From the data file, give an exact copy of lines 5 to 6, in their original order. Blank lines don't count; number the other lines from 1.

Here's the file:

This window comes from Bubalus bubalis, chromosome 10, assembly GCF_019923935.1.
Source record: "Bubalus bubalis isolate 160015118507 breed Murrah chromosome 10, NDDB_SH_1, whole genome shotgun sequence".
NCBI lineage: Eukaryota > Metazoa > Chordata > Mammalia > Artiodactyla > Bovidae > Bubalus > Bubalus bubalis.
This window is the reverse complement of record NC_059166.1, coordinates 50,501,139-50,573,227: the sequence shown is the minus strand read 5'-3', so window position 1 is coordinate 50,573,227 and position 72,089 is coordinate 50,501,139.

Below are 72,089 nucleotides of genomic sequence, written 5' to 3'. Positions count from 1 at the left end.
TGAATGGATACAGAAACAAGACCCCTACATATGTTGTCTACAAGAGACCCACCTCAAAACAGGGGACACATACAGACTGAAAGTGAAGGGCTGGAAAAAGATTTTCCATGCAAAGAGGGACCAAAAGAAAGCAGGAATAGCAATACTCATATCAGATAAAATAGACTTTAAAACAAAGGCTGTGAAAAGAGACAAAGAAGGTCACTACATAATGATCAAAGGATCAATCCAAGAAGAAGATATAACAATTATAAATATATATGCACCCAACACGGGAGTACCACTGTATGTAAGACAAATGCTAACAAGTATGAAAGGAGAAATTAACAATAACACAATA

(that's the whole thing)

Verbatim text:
Below are 72,089 nucleotides of genomic sequence, written 5' to 3'. Positions count from 1 at the left end.
TGAATGGATACAGAAACAAGACCCCTACATATGTTGTCTACAAGAGACCCACCTCAAAACAGGGGACACATACAGACTGAAAGTGAAGGGCTGGAAAAAGATTTTCCATGCAAAGAGGGACCAAAAGAAAGCAGGAATAGCAATACTCATATCAGATAAAATAGACTTTAAAACAAAGGCTGTGAAAAGAGACAAAGAAGGTCACTACATAATGATCAAAGGATCAATCCAAGAAGAAGATATAACAATTATAAATATATATGCACCCAACACGGGAGTACCACTGTATGTAAGACAAATGCTAACAAGTATGAAAGGAGAAATTAACAATAACACAATA